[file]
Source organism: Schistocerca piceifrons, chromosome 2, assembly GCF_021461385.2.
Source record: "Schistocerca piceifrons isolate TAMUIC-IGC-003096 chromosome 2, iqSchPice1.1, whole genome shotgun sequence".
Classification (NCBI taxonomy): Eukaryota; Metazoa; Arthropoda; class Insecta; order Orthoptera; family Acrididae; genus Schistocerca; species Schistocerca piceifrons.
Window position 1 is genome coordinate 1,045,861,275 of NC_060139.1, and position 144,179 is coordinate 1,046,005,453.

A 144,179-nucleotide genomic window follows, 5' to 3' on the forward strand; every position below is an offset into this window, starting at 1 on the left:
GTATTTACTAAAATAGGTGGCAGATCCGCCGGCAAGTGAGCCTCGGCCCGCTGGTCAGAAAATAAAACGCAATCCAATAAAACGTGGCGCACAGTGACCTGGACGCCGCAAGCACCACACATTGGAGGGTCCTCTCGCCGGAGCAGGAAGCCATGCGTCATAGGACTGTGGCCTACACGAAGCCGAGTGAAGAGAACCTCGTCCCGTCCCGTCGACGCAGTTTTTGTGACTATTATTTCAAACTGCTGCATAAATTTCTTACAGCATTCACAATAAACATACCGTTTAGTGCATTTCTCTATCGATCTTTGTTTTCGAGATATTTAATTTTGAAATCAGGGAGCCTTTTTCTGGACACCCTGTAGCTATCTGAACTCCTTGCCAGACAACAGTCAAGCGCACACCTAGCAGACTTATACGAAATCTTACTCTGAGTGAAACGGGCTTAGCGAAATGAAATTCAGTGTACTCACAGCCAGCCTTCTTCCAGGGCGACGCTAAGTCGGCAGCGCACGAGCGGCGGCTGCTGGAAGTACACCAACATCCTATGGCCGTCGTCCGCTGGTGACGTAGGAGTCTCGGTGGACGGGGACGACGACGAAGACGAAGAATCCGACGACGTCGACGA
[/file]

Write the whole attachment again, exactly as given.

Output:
Source organism: Schistocerca piceifrons, chromosome 2, assembly GCF_021461385.2.
Source record: "Schistocerca piceifrons isolate TAMUIC-IGC-003096 chromosome 2, iqSchPice1.1, whole genome shotgun sequence".
Classification (NCBI taxonomy): Eukaryota; Metazoa; Arthropoda; class Insecta; order Orthoptera; family Acrididae; genus Schistocerca; species Schistocerca piceifrons.
Window position 1 is genome coordinate 1,045,861,275 of NC_060139.1, and position 144,179 is coordinate 1,046,005,453.

A 144,179-nucleotide genomic window follows, 5' to 3' on the forward strand; every position below is an offset into this window, starting at 1 on the left:
GTATTTACTAAAATAGGTGGCAGATCCGCCGGCAAGTGAGCCTCGGCCCGCTGGTCAGAAAATAAAACGCAATCCAATAAAACGTGGCGCACAGTGACCTGGACGCCGCAAGCACCACACATTGGAGGGTCCTCTCGCCGGAGCAGGAAGCCATGCGTCATAGGACTGTGGCCTACACGAAGCCGAGTGAAGAGAACCTCGTCCCGTCCCGTCGACGCAGTTTTTGTGACTATTATTTCAAACTGCTGCATAAATTTCTTACAGCATTCACAATAAACATACCGTTTAGTGCATTTCTCTATCGATCTTTGTTTTCGAGATATTTAATTTTGAAATCAGGGAGCCTTTTTCTGGACACCCTGTAGCTATCTGAACTCCTTGCCAGACAACAGTCAAGCGCACACCTAGCAGACTTATACGAAATCTTACTCTGAGTGAAACGGGCTTAGCGAAATGAAATTCAGTGTACTCACAGCCAGCCTTCTTCCAGGGCGACGCTAAGTCGGCAGCGCACGAGCGGCGGCTGCTGGAAGTACACCAACATCCTATGGCCGTCGTCCGCTGGTGACGTAGGAGTCTCGGTGGACGGGGACGACGACGAAGACGAAGAATCCGACGACGTCGACGA